Sunday, April 7, 2019

Blooming Today in the Mid-Atlantic - Bloodroot

Bloodroot (Sanguinaria canadensis) goes by a variety of common names due its many different uses & properties: Red Indian Paint, Redroot, Puccoon (Virginia Algonquian Indian for "blood"), Sangdragon, Coonroot, Sweet Slumber (for its narcotic properties), Snakebite (for its bitter taste), Turmeric, Papoose Flower (for the way the emerging leaf wraps around the bud), & Tetterwort (for its use in treating skin disorders, or tetters). It is the only member of its genus Sanguinaria (which again refers to the bloody color of its sap).

Bloodroot is one of the earliest spring ephemeral plants, blooming well before the trees leaf out & then disappearing underground until the following year. The flowers are equally fleeting, with the petals falling off easily in wind or rain, rarely lasting more than a few days at most.  They are lovely, if short lasting, but their attractiveness is a bit shallow. They actually have no nectar to offer pollinators, only pollen, so a few insects are either tricked into pollination, though some others can use the pollen. This, along with their short-lived flowers & their early bloom time when there are few insects out, would be a problem were it not that the flowers can be self pollinating (autogamy). The seeds produced are primarily distributed by ants (this is called Myrmecochory. Some believe that without ants dispersing the seeds, the plant would not be very successful. In fact, experiments run by local botany guru Marion Lobstein, showed that Bloodroot seeds who had their elaisomes removed had a much higher germination rate than those who did not. Since the ants remove the elaisomes in order to feed on them (as well as planting the seeds underground & dispersing them), this helps explain their success.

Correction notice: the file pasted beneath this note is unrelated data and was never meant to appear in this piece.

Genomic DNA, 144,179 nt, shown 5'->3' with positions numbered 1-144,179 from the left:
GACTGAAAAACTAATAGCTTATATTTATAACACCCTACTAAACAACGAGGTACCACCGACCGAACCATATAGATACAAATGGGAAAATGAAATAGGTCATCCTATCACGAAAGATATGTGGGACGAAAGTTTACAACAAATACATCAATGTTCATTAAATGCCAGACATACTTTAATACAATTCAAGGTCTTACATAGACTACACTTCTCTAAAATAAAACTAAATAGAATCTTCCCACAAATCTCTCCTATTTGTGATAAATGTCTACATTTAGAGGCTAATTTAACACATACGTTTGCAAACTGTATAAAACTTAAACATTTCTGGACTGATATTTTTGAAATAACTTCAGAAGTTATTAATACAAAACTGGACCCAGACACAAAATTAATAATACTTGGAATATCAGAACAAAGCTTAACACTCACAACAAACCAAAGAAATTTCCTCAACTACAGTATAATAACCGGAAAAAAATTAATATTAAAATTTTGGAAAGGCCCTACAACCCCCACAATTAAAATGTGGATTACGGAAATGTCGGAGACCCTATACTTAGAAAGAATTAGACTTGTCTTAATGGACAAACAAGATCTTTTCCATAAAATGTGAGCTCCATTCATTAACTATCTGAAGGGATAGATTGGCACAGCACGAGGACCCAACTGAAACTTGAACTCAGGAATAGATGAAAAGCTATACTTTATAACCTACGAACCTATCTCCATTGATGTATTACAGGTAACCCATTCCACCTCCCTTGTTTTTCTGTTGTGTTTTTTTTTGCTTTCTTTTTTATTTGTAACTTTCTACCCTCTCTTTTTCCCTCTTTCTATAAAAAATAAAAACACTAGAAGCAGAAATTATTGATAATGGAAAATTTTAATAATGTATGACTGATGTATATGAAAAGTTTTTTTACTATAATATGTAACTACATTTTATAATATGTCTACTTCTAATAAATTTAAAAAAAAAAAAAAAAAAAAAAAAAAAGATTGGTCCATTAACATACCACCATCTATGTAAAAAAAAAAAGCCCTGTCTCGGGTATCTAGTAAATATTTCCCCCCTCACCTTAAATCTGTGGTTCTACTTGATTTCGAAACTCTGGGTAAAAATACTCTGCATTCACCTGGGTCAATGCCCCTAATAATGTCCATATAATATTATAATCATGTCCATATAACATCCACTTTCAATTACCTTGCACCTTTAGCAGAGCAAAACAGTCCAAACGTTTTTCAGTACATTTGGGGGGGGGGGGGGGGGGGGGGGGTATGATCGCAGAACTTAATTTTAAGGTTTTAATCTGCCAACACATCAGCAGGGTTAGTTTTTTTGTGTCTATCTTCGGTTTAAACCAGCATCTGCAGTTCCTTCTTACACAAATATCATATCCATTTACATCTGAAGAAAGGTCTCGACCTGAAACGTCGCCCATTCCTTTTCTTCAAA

Among the various human uses for Bloodroot, the most prominent was as a dye. All parts of the plant have a blood-like sap that can be toxic. This colorful plant juice was used by indigenous tribes for dyeing a variety of things, including as a face/body paint. Some even think the term "redskin" may have partially come from this usage by various tribes. It is believed that this toxicity led to its indigenous use as a bug repellent, with insects & ticks thus having to come in contact with the chemicals on their skins before being able to feed. Some people can have an allergic reaction to the toxic sap however. Colonists felt much safer using it to dye wool instead.

The plant's chemical properties made for various medicinal practices as well. It has been utilized especially for blood disorders, menses, during childbirth, & to cause abortions, often due to the belief that its blood-red color somehow signaled these uses (a concept called the Doctrine of Signatures, that a sign was provided on a plant by a higher power as to what the plant could treat). Bloodroot has also been used for rheumatism, as a fever reducer, vomit inducer, cough suppressant, to kill ringworms, rid warts, & to treat fungal infections. The Abnaki people even used it to cause abortions in horses. During the Civil War, Southern doctor Francis Porcher was tasked with finding substitute plants to use for items no longer available due to Northern blockades. The Confederacy listed Bloodroot as part of their ethnobotanical arsenal for many breathing disorders & to induce vomiting, among other applications...
Now a days, few people use Bloodroot for much of anything except to admire its fleeting beauty. In fact, it is easy to overlook except in the early spring when its white flowers make their appearance for the briefest of time. So get out there & enjoy them while they last.